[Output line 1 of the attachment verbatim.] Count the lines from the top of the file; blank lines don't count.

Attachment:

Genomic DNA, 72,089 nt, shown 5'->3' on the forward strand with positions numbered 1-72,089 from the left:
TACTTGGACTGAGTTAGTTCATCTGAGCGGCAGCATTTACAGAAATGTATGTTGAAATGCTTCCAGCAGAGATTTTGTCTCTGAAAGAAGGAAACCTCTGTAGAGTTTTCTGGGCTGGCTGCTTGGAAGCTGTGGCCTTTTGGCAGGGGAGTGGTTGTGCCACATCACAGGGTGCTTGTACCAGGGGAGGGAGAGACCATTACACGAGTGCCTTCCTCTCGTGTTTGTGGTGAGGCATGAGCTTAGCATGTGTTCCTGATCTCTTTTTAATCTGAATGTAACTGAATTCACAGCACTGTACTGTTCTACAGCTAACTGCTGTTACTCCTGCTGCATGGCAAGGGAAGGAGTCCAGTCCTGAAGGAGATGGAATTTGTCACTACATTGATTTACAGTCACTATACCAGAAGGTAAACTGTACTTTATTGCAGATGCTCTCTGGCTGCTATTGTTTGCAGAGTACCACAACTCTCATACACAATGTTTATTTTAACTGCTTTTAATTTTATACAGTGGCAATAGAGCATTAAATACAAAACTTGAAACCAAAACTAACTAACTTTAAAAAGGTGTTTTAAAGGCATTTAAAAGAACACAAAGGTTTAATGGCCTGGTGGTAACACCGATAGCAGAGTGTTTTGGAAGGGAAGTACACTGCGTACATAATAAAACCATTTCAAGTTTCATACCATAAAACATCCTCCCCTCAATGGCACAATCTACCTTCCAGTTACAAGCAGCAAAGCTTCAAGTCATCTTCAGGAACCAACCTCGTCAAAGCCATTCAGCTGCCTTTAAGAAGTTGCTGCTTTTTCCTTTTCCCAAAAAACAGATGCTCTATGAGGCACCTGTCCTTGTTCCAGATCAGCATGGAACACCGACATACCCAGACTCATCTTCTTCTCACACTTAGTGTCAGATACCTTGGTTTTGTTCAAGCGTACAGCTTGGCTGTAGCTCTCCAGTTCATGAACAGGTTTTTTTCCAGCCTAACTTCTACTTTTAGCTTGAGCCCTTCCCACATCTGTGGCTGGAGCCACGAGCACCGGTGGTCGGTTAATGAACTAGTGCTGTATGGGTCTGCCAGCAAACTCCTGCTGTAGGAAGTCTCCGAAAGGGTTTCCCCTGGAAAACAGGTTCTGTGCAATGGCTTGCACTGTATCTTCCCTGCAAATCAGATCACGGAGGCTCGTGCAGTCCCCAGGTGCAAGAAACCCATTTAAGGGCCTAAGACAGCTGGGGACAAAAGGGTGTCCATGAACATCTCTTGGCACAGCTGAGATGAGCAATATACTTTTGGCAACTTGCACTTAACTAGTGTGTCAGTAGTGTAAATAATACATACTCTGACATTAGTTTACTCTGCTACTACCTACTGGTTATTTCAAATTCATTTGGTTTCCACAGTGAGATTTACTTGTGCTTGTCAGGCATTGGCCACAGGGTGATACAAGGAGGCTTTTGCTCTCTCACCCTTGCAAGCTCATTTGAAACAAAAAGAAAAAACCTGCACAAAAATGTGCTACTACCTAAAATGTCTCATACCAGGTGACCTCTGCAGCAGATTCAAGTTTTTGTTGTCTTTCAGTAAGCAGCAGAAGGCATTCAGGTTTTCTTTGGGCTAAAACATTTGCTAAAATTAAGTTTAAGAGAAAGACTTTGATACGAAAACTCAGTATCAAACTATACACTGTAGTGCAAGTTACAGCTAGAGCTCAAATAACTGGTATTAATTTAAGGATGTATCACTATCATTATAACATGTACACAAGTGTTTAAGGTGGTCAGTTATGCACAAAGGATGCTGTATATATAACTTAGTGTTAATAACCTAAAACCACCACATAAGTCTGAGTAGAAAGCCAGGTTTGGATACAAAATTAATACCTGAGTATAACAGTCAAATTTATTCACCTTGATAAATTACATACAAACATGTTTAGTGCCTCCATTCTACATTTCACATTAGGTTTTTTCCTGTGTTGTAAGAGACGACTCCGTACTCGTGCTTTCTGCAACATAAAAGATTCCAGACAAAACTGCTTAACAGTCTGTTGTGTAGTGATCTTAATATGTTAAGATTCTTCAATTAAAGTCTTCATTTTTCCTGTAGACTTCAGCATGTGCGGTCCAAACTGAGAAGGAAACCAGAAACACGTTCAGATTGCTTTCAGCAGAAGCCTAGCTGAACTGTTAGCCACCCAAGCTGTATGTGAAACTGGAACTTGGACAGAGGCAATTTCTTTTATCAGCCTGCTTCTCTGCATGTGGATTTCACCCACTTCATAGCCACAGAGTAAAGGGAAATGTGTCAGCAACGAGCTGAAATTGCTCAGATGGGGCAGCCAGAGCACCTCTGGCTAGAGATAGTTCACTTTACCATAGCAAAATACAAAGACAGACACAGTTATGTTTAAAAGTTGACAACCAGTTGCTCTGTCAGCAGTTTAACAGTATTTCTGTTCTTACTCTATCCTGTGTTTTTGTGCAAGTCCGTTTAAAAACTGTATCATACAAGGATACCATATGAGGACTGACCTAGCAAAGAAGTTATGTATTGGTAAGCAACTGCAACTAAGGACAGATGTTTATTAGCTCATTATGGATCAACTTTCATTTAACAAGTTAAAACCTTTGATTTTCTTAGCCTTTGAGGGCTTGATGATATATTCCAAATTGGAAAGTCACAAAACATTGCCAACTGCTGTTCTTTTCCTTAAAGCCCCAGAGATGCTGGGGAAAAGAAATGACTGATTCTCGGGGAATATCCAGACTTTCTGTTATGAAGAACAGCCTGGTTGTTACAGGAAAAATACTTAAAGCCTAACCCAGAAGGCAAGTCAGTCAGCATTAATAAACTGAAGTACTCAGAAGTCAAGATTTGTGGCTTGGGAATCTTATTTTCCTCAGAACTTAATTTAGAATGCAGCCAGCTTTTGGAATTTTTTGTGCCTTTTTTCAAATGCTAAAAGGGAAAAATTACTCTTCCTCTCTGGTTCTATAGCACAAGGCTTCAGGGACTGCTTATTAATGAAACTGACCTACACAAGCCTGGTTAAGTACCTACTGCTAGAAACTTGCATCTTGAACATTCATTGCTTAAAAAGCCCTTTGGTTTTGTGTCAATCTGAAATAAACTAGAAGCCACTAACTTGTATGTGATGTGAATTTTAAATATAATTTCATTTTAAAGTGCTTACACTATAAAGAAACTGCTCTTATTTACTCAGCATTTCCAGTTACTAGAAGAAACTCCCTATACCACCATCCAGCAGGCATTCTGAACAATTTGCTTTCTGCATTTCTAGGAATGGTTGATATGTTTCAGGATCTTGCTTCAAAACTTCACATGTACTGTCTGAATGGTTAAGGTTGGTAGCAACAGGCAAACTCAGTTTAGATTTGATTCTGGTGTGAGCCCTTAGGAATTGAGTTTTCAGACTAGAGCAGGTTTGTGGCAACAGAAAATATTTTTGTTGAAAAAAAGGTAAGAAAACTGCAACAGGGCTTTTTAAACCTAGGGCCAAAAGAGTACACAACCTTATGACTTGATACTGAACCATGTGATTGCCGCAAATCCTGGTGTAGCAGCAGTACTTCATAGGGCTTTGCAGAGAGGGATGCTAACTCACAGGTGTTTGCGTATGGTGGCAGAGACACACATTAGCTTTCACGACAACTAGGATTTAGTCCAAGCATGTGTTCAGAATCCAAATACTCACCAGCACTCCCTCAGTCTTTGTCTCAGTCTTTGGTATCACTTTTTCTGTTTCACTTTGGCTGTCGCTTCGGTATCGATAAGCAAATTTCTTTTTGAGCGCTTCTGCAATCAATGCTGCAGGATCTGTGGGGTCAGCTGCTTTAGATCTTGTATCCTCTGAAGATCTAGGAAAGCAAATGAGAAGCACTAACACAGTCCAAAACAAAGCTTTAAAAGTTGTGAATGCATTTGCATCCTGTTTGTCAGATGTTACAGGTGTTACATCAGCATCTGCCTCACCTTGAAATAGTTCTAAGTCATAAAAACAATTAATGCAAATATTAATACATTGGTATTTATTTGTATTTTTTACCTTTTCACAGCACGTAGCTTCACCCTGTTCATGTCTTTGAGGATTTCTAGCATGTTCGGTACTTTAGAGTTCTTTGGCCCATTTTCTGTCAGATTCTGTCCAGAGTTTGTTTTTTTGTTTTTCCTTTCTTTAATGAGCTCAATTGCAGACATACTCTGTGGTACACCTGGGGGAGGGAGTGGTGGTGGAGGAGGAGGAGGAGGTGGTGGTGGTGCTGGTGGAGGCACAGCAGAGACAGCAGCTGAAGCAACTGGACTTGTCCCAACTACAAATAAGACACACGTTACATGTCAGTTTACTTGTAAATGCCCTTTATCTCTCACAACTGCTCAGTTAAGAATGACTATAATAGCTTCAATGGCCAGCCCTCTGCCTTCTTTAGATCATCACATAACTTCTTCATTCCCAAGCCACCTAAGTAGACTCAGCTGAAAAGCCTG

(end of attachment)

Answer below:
Genomic DNA, 72,089 nt, shown 5'->3' on the forward strand with positions numbered 1-72,089 from the left: